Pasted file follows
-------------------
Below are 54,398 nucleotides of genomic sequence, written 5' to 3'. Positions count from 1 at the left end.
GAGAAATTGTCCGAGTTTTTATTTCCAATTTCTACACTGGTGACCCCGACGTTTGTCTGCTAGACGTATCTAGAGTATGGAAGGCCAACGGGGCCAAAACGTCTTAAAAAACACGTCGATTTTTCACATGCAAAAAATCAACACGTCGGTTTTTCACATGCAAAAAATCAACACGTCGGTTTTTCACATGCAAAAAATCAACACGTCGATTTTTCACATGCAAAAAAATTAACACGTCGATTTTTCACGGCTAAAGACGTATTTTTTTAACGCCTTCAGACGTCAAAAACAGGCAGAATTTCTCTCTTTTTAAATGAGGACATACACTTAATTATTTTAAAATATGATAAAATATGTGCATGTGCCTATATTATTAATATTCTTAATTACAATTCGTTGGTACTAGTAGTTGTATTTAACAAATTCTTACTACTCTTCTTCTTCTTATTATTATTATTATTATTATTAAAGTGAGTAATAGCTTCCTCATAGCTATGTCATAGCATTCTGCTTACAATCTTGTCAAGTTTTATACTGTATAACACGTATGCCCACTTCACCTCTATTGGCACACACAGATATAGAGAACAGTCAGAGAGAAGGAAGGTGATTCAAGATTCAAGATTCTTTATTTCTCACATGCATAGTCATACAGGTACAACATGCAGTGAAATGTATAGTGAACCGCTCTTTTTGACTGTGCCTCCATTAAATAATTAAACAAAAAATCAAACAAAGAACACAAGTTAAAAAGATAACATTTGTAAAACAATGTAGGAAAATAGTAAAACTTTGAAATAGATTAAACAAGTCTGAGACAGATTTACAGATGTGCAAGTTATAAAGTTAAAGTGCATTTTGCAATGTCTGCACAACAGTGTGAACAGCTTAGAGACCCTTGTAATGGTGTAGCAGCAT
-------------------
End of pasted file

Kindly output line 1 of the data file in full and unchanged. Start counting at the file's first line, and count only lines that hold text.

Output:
Below are 54,398 nucleotides of genomic sequence, written 5' to 3'. Positions count from 1 at the left end.